— Tom Steyer’s campaign showed the limits of money. Mr. Steyer, the billionaire investor, poured nearly $200 million into television and digital advertising, according to the media tracking firm Advertising Analytics.
He won zero delegates and dropped out last night.
For more on the campaign going forward:
For the first time in the 2020 campaign, Joseph R. Biden Jr. wakes up Sunday as a winner. His victory in South Carolina is already giving new life to his candidacy, drawing in some valuable endorsements and stirring talk among Democratic leaders that other presidential candidates should make way for the former vice president.
If Mr. Biden can convert that winner’s glow into votes on Super Tuesday — just 48 hours from now — it could reshape the Democratic race.
But that is a big, big “if.” There is little time for Mr. Biden to take advantage of any late momentum, especially in big states like California and Texas, where many hundreds of thousands of ballots have already been cast in early voting. Mr. Biden may struggle to spend any money he raises at the last minute in a constructive way, and he has been heavily outspent and out-organized across the 15 states and territories that vote on March 3. The former vice president, who entered the race as the leading candidate about 10 months ago, still looks like an underdog against Bernie Sanders.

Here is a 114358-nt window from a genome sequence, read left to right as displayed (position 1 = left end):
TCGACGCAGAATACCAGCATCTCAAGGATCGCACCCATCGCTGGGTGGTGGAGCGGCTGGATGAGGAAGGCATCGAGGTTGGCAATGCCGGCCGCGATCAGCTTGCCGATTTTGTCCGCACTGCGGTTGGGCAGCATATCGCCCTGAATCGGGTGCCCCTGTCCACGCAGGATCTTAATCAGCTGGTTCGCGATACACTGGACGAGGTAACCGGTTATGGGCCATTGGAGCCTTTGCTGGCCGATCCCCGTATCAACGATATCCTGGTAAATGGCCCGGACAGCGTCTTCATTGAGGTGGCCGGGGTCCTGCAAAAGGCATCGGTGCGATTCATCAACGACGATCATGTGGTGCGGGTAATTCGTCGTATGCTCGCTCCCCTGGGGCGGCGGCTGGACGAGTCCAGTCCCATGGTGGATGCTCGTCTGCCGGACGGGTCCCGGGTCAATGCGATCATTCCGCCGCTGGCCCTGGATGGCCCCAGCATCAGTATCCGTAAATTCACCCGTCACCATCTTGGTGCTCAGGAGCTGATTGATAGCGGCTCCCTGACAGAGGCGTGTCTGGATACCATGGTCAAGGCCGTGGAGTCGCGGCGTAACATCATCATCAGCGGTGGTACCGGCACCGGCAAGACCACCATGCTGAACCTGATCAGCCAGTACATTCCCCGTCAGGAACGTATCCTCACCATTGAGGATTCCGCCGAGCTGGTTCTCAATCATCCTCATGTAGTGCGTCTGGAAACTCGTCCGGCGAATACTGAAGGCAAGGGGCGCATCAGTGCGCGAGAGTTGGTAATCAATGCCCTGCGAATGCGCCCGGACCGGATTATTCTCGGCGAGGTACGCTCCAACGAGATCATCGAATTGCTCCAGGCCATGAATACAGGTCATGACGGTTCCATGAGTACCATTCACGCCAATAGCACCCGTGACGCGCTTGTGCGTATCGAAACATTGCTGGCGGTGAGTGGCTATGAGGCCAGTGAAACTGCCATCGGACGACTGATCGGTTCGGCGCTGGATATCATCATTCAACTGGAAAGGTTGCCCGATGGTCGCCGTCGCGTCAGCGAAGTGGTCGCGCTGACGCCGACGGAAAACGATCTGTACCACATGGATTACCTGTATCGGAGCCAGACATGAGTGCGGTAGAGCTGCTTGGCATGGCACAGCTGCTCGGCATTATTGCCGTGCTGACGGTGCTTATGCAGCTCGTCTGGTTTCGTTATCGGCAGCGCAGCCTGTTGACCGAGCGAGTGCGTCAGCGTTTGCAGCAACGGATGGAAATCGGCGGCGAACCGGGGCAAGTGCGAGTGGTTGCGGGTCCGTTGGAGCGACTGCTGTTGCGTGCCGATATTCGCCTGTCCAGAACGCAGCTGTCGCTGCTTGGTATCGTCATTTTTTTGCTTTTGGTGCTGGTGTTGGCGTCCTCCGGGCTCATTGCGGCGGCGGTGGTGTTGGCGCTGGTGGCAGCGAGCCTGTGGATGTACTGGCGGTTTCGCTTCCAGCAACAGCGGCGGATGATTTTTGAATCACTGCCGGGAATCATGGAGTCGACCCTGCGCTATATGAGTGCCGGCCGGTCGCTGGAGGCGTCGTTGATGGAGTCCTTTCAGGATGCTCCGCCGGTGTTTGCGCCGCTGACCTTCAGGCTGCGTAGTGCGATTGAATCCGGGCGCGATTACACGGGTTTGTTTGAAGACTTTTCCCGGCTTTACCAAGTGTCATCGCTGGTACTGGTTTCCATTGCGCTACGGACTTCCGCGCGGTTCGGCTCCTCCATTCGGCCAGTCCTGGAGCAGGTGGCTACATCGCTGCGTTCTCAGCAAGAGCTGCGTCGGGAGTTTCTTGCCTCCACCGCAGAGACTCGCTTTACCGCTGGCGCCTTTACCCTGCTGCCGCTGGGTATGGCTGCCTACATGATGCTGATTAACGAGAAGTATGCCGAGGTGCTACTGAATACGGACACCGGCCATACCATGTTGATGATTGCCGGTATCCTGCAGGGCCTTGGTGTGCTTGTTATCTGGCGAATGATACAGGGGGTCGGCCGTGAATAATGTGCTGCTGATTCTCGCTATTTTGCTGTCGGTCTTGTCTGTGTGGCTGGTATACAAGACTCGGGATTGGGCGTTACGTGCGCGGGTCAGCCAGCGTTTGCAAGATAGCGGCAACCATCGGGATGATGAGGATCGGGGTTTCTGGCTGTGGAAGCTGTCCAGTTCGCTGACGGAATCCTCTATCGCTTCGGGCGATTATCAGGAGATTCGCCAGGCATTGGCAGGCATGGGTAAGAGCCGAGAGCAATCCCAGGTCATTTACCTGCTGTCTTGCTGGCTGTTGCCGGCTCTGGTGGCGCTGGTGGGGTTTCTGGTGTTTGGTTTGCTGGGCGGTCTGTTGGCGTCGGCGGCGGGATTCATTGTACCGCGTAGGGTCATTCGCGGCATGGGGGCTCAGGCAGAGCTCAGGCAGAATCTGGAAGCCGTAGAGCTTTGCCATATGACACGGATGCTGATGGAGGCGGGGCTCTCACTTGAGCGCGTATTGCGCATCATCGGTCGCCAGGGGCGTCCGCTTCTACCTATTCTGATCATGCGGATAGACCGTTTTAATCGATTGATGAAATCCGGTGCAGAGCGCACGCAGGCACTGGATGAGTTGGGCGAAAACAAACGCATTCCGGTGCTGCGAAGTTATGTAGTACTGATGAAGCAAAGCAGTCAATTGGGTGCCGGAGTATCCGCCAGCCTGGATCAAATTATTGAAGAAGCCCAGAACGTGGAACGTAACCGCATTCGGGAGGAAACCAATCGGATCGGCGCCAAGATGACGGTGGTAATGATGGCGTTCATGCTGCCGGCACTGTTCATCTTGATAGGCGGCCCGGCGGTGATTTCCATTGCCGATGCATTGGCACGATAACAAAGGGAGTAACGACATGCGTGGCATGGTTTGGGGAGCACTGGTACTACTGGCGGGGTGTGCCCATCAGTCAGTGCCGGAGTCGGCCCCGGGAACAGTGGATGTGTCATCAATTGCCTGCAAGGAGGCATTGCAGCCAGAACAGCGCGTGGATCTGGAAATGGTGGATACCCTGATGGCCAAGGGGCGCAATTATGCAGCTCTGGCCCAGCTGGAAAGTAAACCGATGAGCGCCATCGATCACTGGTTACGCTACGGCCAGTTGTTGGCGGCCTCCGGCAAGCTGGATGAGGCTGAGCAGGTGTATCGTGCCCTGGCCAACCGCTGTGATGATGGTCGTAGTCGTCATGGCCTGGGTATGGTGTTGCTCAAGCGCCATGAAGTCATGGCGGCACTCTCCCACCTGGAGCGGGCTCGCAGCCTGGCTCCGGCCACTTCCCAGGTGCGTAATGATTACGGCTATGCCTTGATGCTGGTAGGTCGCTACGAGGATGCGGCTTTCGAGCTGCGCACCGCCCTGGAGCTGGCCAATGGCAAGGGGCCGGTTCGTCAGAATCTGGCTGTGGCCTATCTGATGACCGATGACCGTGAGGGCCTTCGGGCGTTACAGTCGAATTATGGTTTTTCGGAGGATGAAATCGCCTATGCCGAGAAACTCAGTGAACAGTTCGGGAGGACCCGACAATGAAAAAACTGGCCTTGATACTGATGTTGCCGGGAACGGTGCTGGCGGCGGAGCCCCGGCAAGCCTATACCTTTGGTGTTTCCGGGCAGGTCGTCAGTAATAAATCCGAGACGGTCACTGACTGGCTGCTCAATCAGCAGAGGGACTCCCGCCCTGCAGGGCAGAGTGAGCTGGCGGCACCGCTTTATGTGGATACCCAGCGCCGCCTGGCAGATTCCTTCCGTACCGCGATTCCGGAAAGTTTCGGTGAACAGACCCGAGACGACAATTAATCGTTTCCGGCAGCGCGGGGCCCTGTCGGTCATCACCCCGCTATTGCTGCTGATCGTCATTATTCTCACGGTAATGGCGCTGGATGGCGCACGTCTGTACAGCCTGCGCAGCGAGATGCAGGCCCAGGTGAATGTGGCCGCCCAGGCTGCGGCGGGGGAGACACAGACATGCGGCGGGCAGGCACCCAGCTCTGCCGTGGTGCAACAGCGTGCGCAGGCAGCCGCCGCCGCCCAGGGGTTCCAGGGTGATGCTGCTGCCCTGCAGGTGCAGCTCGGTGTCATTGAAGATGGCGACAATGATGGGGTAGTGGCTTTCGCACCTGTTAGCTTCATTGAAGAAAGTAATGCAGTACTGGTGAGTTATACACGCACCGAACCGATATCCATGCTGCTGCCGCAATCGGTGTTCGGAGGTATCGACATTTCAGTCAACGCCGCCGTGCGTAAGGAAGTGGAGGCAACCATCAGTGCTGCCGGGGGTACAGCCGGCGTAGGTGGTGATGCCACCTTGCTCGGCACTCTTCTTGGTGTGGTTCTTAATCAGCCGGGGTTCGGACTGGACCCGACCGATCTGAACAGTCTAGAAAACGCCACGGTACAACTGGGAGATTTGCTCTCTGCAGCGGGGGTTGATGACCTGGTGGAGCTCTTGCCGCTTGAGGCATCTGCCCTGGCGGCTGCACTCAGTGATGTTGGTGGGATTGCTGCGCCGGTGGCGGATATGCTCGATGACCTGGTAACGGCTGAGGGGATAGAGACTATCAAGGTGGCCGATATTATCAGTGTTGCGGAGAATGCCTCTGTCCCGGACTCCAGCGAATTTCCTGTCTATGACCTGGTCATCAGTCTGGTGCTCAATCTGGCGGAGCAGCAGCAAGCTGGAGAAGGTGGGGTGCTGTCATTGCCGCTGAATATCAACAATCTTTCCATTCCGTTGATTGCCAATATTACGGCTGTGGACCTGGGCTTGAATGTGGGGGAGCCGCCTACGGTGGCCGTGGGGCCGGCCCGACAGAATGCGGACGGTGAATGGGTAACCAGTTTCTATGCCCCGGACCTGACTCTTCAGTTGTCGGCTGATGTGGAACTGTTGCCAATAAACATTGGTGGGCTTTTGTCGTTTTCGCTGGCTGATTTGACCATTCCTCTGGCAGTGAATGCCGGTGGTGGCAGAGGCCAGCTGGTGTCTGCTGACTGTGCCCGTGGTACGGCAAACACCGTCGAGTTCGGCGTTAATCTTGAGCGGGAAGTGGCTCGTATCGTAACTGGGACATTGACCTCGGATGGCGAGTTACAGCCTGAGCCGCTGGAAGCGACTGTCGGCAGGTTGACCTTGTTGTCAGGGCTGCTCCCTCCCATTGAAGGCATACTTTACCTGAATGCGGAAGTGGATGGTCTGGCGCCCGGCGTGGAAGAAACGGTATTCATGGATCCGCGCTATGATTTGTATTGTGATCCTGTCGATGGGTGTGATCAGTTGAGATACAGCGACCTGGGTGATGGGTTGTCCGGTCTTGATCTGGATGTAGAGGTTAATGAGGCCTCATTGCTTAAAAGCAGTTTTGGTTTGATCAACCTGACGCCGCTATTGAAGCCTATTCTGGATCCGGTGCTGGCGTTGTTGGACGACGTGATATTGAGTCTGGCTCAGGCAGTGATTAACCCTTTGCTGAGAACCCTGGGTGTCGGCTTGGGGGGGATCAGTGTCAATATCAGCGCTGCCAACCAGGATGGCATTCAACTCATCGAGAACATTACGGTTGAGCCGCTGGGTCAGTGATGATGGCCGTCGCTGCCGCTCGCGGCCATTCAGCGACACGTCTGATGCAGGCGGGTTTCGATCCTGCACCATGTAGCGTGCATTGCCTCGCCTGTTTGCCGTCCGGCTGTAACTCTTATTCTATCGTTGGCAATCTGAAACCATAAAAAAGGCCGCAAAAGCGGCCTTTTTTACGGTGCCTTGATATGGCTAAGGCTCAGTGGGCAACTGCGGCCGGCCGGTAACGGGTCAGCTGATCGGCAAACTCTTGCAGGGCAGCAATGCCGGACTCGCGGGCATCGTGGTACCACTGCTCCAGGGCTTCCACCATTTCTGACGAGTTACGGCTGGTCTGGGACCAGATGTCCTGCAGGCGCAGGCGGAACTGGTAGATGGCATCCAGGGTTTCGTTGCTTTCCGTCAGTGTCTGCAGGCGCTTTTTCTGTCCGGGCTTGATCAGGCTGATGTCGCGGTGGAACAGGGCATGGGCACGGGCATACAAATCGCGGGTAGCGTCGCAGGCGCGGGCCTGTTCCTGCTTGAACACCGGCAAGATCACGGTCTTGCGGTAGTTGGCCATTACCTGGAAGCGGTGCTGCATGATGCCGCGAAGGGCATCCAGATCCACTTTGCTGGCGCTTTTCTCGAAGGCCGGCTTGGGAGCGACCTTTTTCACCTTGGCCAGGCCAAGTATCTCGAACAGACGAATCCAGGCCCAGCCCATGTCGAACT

Yet Mr. Biden’s win is a challenge to the rest of the Democratic field, too, and especially to the moderates who have been vying with Mr. Biden to become the favorite candidate of the center-left — candidates like Pete Buttigieg, Amy Klobuchar and Michael R. Bloomberg, all of whom have been counting on Mr. Biden to collapse in order to open their own paths to the nomination.
Mr. Biden struck an aggressive posture toward Mr. Sanders on Saturday night; his conduct in the next couple days will reveal much about how he intends to fight the next phase of this campaign, and how he plans to approach Mr. Sanders as he seeks to halt his march to a strong plurality in the delegate count.
The former vice president did not mention Mr. Sanders by name in his sharply worded speech on Saturday, but will he go further in the coming days? And if Mr. Biden continues to mount a sustained attack on Mr. Sanders, how will the progressive front-runner respond?